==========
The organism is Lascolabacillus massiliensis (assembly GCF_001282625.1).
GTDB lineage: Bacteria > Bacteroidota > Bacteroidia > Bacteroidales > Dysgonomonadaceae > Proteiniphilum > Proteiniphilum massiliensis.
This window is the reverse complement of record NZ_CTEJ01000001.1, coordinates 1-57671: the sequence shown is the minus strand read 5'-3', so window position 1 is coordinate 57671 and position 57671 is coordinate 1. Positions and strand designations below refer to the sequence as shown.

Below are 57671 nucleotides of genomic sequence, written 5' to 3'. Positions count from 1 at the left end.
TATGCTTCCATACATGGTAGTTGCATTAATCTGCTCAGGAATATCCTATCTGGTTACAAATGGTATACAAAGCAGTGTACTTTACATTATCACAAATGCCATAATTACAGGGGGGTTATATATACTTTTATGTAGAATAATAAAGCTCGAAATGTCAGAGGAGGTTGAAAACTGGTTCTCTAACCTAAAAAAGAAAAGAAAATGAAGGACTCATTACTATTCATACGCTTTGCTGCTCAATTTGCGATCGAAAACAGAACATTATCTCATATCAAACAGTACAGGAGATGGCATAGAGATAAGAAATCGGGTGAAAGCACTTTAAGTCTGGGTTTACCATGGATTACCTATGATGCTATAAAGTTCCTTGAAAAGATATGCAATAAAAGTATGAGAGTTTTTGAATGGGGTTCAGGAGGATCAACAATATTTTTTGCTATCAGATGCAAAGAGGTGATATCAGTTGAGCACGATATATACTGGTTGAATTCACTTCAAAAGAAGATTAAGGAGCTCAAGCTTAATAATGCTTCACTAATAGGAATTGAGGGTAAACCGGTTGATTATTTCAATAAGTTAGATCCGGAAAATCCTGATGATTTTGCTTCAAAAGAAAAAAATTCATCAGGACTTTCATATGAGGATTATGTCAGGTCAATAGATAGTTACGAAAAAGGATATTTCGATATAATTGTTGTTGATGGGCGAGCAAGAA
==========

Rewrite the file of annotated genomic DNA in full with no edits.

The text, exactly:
The organism is Lascolabacillus massiliensis (assembly GCF_001282625.1).
GTDB lineage: Bacteria > Bacteroidota > Bacteroidia > Bacteroidales > Dysgonomonadaceae > Proteiniphilum > Proteiniphilum massiliensis.
This window is the reverse complement of record NZ_CTEJ01000001.1, coordinates 1-57671: the sequence shown is the minus strand read 5'-3', so window position 1 is coordinate 57671 and position 57671 is coordinate 1. Positions and strand designations below refer to the sequence as shown.

Below are 57671 nucleotides of genomic sequence, written 5' to 3'. Positions count from 1 at the left end.
TATGCTTCCATACATGGTAGTTGCATTAATCTGCTCAGGAATATCCTATCTGGTTACAAATGGTATACAAAGCAGTGTACTTTACATTATCACAAATGCCATAATTACAGGGGGGTTATATATACTTTTATGTAGAATAATAAAGCTCGAAATGTCAGAGGAGGTTGAAAACTGGTTCTCTAACCTAAAAAAGAAAAGAAAATGAAGGACTCATTACTATTCATACGCTTTGCTGCTCAATTTGCGATCGAAAACAGAACATTATCTCATATCAAACAGTACAGGAGATGGCATAGAGATAAGAAATCGGGTGAAAGCACTTTAAGTCTGGGTTTACCATGGATTACCTATGATGCTATAAAGTTCCTTGAAAAGATATGCAATAAAAGTATGAGAGTTTTTGAATGGGGTTCAGGAGGATCAACAATATTTTTTGCTATCAGATGCAAAGAGGTGATATCAGTTGAGCACGATATATACTGGTTGAATTCACTTCAAAAGAAGATTAAGGAGCTCAAGCTTAATAATGCTTCACTAATAGGAATTGAGGGTAAACCGGTTGATTATTTCAATAAGTTAGATCCGGAAAATCCTGATGATTTTGCTTCAAAAGAAAAAAATTCATCAGGACTTTCATATGAGGATTATGTCAGGTCAATAGATAGTTACGAAAAAGGATATTTCGATATAATTGTTGTTGATGGGCGAGCAAGAA